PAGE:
As a business owner, what should I know about using remote employees?

Interest in the use of remote employees has greatly increased along with growth in the number of service jobs and developments in technology that enable some  workers to work almost anywhere. A remote employee is someone who works away from the office, often at home, part or all of the time. You might be able to use a remote employee in your business if the employee does not need to be at a specific location in order to do the work required.

You may be able to increase the talent pool available to your business by hiring an employee who is not local and permitting the employee to stay where he or she is and work remotely. Even local employees may see an advantage to working remotely at least part of the time.

Remote employment can be incorporated as part of flexible scheduling. An employee might come into the office one or two days a week, and work remotely the remainder of the week. Remote employment can be especially advantageous where the employee would otherwise face a long commute to work, or the employee has to balance work with the occasional care or transport of young children or elderly parents.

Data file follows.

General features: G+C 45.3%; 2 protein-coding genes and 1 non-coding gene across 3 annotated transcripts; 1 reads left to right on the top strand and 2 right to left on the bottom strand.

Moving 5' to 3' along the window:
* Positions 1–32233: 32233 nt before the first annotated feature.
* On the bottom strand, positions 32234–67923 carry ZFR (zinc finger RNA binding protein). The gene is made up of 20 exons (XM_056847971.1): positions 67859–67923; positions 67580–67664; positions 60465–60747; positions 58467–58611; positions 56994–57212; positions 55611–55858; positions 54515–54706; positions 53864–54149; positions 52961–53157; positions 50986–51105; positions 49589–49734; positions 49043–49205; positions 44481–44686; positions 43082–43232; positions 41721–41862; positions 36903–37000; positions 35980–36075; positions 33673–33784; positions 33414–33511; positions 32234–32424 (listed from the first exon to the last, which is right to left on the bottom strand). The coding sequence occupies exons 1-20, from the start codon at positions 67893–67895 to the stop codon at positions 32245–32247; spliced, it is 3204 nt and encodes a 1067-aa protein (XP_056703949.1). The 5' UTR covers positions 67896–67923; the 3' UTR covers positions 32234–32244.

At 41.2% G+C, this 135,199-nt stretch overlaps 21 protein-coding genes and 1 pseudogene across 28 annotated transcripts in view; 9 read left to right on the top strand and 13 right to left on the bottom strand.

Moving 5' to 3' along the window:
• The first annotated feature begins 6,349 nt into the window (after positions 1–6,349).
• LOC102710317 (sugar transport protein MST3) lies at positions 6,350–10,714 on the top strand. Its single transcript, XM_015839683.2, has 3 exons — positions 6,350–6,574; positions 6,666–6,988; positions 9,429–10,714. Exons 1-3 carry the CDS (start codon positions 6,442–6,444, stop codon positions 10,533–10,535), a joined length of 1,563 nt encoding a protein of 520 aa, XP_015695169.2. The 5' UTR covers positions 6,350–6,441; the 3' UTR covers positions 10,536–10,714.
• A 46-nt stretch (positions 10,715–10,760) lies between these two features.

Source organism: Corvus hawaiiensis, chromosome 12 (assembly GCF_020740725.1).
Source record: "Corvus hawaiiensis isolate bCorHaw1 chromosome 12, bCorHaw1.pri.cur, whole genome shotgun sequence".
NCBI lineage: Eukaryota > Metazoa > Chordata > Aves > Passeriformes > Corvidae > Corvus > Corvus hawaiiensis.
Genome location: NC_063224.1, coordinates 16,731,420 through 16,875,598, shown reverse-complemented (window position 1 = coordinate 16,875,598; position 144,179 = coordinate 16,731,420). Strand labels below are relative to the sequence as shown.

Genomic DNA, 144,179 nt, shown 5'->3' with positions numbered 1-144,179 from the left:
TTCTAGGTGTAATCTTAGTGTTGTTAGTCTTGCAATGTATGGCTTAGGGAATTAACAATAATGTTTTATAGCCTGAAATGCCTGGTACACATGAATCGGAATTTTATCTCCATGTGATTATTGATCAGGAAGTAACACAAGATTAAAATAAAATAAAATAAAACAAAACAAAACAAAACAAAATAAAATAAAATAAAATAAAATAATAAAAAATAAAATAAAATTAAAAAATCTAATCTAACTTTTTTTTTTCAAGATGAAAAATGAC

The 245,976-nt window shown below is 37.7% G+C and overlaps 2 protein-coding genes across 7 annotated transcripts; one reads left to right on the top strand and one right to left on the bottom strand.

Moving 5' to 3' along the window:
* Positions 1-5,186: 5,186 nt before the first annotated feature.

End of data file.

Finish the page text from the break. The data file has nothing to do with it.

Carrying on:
If you hire an employee who works remotely in another state, remember that there are tax consequences. If the employee works almost entirely in the other state, the employee will usually pay income tax in the other state. If the employee splits time between the two states (for example, works one day a week in state A, and the other four days in state B), the employee may pay income taxes in both states.

As the employer, you will usually need to create an account with the state, and possibly local, taxing authorities in the other state, and withhold income taxes from the remote employee’s wages and pay them to such tax agencies. As the employer, you may also need to pay unemployment insurance to the other state. A payroll service, accountant, or attorney can help you determine what your obligations are and how to meet them.

 

Prepared by Broadridge Investor Communication Solutions, Inc. Copyright 2012